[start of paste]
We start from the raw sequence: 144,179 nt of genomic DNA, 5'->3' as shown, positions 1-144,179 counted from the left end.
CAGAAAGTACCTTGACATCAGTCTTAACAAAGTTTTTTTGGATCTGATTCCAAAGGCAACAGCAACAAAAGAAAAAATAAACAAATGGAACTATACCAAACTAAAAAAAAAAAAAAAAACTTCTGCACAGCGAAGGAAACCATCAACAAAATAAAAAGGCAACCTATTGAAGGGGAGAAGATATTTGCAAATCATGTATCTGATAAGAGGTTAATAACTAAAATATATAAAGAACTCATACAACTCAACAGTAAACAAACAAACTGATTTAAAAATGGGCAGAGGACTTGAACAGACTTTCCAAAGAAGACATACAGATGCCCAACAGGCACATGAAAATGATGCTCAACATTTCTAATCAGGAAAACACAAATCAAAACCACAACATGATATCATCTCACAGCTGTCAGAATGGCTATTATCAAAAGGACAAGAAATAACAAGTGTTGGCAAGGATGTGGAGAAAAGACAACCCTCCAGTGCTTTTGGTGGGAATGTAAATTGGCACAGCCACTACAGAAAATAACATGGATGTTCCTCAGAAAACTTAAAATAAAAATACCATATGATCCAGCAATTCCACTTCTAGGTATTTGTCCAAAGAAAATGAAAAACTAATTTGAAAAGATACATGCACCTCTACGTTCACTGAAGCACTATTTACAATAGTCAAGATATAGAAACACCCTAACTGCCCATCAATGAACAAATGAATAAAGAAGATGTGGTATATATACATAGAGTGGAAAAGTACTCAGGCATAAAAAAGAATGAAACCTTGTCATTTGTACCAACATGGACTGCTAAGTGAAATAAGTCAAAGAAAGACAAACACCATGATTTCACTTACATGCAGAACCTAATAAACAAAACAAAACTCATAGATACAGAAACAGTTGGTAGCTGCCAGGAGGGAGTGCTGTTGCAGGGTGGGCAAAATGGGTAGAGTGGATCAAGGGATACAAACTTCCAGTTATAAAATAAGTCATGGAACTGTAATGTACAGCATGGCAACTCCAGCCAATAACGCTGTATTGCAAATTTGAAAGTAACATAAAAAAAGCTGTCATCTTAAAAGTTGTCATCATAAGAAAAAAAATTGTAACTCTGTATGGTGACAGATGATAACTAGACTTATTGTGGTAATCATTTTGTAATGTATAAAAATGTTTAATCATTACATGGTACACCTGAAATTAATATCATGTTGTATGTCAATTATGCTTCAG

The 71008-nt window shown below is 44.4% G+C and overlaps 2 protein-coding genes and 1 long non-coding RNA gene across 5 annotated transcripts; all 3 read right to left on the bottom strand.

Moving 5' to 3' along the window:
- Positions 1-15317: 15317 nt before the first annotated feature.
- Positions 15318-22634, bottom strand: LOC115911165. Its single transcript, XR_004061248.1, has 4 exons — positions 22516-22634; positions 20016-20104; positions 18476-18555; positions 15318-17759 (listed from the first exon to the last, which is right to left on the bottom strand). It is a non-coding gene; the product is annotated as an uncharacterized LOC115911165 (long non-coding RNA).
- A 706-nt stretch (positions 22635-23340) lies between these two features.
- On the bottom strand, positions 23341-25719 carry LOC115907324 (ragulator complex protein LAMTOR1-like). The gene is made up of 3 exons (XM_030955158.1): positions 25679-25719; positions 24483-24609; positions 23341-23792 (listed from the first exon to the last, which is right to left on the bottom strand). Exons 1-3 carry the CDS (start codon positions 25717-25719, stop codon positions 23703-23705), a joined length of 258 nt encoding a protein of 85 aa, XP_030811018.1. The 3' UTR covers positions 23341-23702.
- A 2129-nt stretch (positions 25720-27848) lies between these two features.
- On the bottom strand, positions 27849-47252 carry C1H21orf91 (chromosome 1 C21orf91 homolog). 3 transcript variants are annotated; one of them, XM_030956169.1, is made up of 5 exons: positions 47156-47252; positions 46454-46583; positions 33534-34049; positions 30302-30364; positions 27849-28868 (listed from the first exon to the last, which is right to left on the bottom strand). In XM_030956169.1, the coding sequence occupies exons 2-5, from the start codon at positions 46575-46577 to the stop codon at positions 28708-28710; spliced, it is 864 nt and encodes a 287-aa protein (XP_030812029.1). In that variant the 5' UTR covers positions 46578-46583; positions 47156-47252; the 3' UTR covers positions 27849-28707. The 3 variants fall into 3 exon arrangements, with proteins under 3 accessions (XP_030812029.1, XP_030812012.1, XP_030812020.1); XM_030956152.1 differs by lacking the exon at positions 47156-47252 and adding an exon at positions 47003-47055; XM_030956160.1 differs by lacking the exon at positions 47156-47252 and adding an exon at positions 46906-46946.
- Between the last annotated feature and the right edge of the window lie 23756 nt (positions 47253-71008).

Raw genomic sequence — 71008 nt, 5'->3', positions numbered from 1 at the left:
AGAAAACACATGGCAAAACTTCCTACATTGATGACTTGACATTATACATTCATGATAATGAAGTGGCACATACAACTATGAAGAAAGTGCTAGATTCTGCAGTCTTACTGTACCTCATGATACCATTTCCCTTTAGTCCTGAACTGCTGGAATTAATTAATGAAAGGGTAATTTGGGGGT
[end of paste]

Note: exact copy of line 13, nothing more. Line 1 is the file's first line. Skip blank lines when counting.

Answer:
AGAAAACACATGGCAAAACTTCCTACATTGATGACTTGACATTATACATTCATGATAATGAAGTGGCACATACAACTATGAAGAAAGTGCTAGATTCTGCAGTCTTACTGTACCTCATGATACCATTTCCCTTTAGTCCTGAACTGCTGGAATTAATTAATGAAAGGGTAATTTGGGGGT